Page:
Naked enthusiasm: body-painted cyclists and a pedal-powered cinema

 

THEY don’t call it the Rebel County for nothing. A day after the Dublin World Naked Bike Ride was blocked by the Garda, the Cork event went ahead. Ninety-three naked heroes pedalled through the city streets on Saturday night, a naked snaking convoy on wheels.

Resplendent in a rainbow of body paint, the cyclists set off down Leitrim Street, on to MacCurtain Street and crossed over Michael Collins Bridge to the south side before setting off for Blackrock. The start time, originally set for 6pm, was pushed back to 8pm for safety reasons. The route was heavily restricted, echoing concerns of the Garda in Dublin, which feared the spectacle might upset members of the public.

“We got a great reaction. People were chatting, whooping, whistling, laughing, blowing horns and cheering us on. The only thing we would reconsider for next year is to include more of the city centre itself, because the reaction to the ride was wonderful,” a spokesman said.

The naked bike ride is the kick-off point for the Cork Cycling Festival, organised and run by volunteers with a passion for two wheels. This year’s programme includes five new scenic bike tours, the chance to beautify your wheels at the Bikeodecoratorama and everything from maintenance workshops to poetry in motion in between.

The schedule ends with a novel cinematic experience, in the form of a movie drive-in for cyclists – who also supply the electricity for the cinema’s projector, sound system and movie player via a pedal-driven dynamo. The bike-powered cinema, devised and built by Gavin Harte – a carbon coach and sustainable development consultant from Schull, Co Cork – requires six pedallers on stationary bikes on stands to keep a comfortable pace. Members of the audience can take turns to contribute.

“I made it in a moment of madness, really. I work in education and climate change, and I was struck by how we take energy for granted. I built it as an interactive way to demonstrate how much energy we use in ordinary routine activities,” says Harte.

The six-person pedal engine, when pumping at a steady pace, creates 300 watts of power, the same as that required to power three 100-watt incandescent lightbulbs. Boiling an electric kettle would require three kilowatts of energy, and would take 30 people pedalling. An electric shower would require 100 cyclists. Lance Armstrong on a sprint would create 500 watts of electricity.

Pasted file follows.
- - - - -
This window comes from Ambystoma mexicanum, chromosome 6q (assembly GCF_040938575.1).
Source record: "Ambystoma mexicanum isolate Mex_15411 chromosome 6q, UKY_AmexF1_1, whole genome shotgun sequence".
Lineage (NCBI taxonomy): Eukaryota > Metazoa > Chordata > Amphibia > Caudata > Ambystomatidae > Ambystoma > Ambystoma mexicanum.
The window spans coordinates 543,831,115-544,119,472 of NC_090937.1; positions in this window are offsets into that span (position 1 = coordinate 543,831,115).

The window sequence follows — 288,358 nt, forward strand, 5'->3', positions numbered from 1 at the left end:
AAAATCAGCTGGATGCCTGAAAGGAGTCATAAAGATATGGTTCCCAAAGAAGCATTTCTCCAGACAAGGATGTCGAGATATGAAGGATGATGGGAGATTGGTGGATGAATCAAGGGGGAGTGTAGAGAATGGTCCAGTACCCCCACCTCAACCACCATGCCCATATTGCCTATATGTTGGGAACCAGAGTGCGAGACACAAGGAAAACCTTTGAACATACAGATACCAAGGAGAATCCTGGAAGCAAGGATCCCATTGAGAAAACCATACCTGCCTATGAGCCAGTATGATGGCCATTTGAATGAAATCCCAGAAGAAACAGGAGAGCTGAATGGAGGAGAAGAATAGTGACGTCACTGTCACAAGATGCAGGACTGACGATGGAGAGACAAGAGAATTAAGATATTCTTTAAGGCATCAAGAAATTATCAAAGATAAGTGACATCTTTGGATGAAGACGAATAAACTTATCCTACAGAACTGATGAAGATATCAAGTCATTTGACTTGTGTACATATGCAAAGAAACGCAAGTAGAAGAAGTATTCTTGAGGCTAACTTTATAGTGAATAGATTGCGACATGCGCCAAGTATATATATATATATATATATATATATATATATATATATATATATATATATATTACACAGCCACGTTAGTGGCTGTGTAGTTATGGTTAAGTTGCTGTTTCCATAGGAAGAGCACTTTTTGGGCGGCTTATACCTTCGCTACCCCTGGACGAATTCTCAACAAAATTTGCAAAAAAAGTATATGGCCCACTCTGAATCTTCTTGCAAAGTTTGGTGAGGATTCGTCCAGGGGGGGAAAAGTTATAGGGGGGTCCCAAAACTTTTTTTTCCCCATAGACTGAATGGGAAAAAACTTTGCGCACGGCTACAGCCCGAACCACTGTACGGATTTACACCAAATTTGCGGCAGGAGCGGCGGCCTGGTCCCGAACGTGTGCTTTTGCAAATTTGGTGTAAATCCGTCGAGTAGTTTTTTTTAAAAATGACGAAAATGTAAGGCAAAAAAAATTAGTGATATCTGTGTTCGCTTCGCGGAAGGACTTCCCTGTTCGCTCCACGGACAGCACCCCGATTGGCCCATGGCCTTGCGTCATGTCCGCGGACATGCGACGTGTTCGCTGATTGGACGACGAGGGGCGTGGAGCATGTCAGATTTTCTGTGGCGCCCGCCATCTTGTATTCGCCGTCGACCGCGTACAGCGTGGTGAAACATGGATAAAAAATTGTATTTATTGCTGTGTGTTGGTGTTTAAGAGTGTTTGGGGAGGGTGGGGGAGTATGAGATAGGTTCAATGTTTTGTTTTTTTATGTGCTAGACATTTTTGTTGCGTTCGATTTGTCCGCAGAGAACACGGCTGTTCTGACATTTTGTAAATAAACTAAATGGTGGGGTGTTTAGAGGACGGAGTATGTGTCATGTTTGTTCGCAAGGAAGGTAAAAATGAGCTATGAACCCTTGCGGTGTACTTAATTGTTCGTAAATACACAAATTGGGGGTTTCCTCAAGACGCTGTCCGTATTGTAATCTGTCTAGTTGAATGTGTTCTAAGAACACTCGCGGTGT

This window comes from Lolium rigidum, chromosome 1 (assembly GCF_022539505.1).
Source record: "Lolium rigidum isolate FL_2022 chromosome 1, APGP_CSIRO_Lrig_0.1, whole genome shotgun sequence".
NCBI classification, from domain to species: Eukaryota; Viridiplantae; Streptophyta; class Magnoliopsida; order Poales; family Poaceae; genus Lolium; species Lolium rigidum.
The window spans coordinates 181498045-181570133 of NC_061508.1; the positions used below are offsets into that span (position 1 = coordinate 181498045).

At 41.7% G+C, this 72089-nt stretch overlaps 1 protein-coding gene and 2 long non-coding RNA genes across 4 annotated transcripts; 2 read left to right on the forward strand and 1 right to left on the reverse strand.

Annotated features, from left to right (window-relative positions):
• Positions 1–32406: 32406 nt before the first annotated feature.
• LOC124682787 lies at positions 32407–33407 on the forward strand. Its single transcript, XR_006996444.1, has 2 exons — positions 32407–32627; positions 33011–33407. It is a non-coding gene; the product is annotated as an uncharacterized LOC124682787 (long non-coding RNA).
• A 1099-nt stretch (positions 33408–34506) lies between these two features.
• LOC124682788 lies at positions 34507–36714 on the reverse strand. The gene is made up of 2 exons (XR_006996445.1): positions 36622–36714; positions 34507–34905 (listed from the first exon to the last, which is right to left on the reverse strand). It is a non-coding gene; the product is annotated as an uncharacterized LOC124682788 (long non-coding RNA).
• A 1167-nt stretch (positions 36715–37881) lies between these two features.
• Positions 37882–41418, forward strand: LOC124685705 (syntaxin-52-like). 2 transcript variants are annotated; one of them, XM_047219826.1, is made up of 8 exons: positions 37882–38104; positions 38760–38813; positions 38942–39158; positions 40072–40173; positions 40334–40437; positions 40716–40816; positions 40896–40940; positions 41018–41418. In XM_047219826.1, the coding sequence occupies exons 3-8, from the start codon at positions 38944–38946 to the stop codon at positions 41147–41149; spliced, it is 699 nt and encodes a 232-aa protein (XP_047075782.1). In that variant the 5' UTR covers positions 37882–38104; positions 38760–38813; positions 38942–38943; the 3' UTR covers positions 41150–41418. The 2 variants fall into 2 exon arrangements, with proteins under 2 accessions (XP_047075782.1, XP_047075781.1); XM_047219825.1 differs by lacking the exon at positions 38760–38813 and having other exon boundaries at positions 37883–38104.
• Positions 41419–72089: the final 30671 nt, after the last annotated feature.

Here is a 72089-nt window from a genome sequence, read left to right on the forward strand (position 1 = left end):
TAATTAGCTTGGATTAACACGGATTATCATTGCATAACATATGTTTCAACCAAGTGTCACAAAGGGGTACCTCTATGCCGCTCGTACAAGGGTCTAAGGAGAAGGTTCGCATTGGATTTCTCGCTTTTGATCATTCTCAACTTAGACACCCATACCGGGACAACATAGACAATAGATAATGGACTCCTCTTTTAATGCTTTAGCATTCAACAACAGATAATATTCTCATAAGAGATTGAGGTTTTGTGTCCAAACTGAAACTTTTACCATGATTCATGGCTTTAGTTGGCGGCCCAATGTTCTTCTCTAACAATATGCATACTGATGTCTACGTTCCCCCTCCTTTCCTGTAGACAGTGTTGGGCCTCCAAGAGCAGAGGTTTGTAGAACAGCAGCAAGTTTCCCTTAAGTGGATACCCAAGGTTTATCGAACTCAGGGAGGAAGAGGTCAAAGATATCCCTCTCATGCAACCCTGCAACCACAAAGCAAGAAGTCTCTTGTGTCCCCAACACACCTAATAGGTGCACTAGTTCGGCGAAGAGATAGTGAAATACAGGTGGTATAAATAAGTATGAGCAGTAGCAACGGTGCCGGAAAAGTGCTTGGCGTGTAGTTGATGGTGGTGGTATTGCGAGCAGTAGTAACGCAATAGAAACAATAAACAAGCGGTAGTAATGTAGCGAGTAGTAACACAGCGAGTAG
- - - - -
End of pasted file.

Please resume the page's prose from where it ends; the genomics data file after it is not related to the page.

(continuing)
“That’s surprising to people. We have become so divorced from the energy we use. The average person requires 50 people pedalling at any given time to power our daily lifestyle.”

Projected images hit a two-by-one-metre screen. The sound system and video player have been made as lean and efficient as possible. The device has a value of €3,500.

In creating an environment in which people power their own entertainment, Harte says he taps into an audience experience that is essentially democratic. If the show isn’t good enough, the people powering the projector can simply get off and walk away. “It’s ultimate audience democracy. Be it a band, bingo or a comedy, whatever the entertainment the audience produces the power, which gives the people the power.”


The pedal-powered cinema screening takes place on the Grand Parade boardwalk at 10pm on Saturday, along with the open-air Cycle Chic fashion show, as part of the closing series of festivities.

On yer bike: Cork Cycling Festival highlights

TodayPoetry-in-motion cycle. Join poet Tina Pisco and harpist Anja Bakker on a music-and- poetry bike tour of Cork. Departs 7pm from Princes Street Church.

TomorrowCommunity Gardens Cycle. Cyclists visit some of Cork’s community gardens and sample fresh produce. Departs Princes Street Church at 7pm.

WednesdayDay-long scenic cycle to Mullinhassig. Some cycling experience and moderate fitness required. The route takes in riverside cycling, castle views and a forest trail to a hidden waterfall. Bring swimming gear as an option. Departs Princes Street Church at 10am and returns 5pm.

ThursdayHistory Cycle in Simple English. Two-hour historic tour of Cork for visitors or those learning English. Departs Princes Street Church at 2pm.

FridayMy Lovely Bike and Night-Light Cycle. A bike beauty contest combined with a workshop to light up your bike for the Cycle of Light tour, a glittering after-dark parade. Civic Trust House, 6.30pm.

SaturdayThe Sound Out Bike Parade. Bring your bike and bells, whistles, or an instrument and cycle the city while making music. Workshop at Princes Street Church, 12-4pm; parade sets off at 4pm.

SundayTwentieth-century Architecture Tour. Tom Spalding guides a two-hour tour of building styles of the last century, from late Victorian to minimalist. Departs Princes Street Church at 3pm. A €12 bike rental price is available from the Bike Shed on Barrack Street on presentation of a festival programme.

corkcyclingfestival.com